Originally posted Tuesday, June 18, 2019 by RODNEY HOemail@example.com on his AJC Radio & TV Talk blog
Paige Davis, best known as the chipper host of TLC’s groundbreaking series “Trading Spaces,” is also a Broadway performer and ambassador for the Orbit Arts Academy in Sandy Springs.
She came into Atlanta last week to promote the Orbit annual fundraiser called “Broadway Unplugged,” featuring kid performers from the camp and actual Broadway performers flown in from New York including Tony Award winning actresses Alice Ripley (“Next to Normal”) and Lena Hall (“Hedwig and the Angry Inch”).
“It’s so special,” Davis said. “They do an incredible camp that culminates in this gala fundraising performances. We’re talking about top-notch Broadway folks where these kids can learn so much. It will blow your mind!”
She said as a Broadway performer, working with the students helps reinvigorate “our own sense of passion and why we got into this business in the first place.”
Davis herself has impressive theater credentials including performing on Broadway as Roxie Hart in “Chicago” and Babette in “Beauty and the Beast,” where she met her current husband Patrick Page. She also played the lead in the national touring show of “Sweet Charity.” Most recently, she was sang and danced as Mame Davis in “MAME” at North Shore Music Theatre in Massachusetts.
Her theater roots go back to listening to her mom’s “West Side Story” album obsessively at age 13 and performing all the numbers for her stuffed animals: “I knew I had to be on Broadway!” And she attended a performing arts high school in Louisville where she got a lead in “West Side Story,” of course.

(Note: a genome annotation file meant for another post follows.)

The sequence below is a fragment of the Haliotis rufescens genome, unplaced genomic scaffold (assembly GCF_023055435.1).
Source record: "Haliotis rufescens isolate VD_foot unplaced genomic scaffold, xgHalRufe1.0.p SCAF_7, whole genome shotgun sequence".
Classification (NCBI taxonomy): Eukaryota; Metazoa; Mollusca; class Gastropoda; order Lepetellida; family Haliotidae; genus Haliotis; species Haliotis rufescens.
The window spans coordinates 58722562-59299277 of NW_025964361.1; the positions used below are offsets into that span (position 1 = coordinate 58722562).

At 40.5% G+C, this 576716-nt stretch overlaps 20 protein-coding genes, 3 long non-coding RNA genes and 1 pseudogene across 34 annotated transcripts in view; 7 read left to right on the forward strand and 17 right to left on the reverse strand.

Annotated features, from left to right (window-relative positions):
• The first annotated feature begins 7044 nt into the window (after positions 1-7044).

Davis said she's not the best singer or dancer but she succeeded in theater with huge dollops of passion and fortitude. "I never let no stop me," she said. "I just had the balls to be honest."
She was so focused on theater in the early 2000s, she had no TV credentials and it took a lot of effort for her just to get an audition for "Trading Spaces." "I always say I have blood under my fingernails clawing my way into that audition!" she said.
Ultimately, TLC broke the mold with “Trading Spaces” in the early days of reality TV.
“We launched the DIY mentality,” Davis said. “We placed tools in homeowners’ hands. We’ve seen Bob Vila do documentary style teaching but this was very different. We showed that interior design does not have to be for the wealthy and the elite. You can take pride and put effort into your home. It’s not a snooty thing and you don’t need to spend a lot of money.”
Ironically, Davis said she has “zero DIY blood.”
“It’s really unfair,” she said. “My mom used to re-do our homes but I was so young. I didn’t really do it.”
But she does help homeowners during “Trading Spaces,” to be part of their support system. “It helps me be a much better host,” she said. “Why pretend something if you can do it for real?”
She and her husband have lovely New York apartment but she had no hand in it directly. Oprah Winfrey, during the height of “Trading Spaces” frenzy 15 years ago, had Nate Berkus refurbish her place as a surprise on Winfrey’s talk show.
“We haven’t changed it since then,” Davis said. “It’s now worn and torn. My dog has eaten holes into every pillow. If you take pictures, you can’t really tell. Just don’t look too closely!”
“Trading Spaces” recently finished its second season in revived form after a long hiatus. But Davis isn’t sure if it will be back. She left the show the first time around because they were shooting 75 episodes a year. This time is far more manageable: 12 episodes a year. She is open for more seasons but is just awaiting word from TLC.
IF YOU GO
7 p.m., Saturday, June 22
Conant Performing Arts Center
4484 Peachtree Road NE, Atlanta
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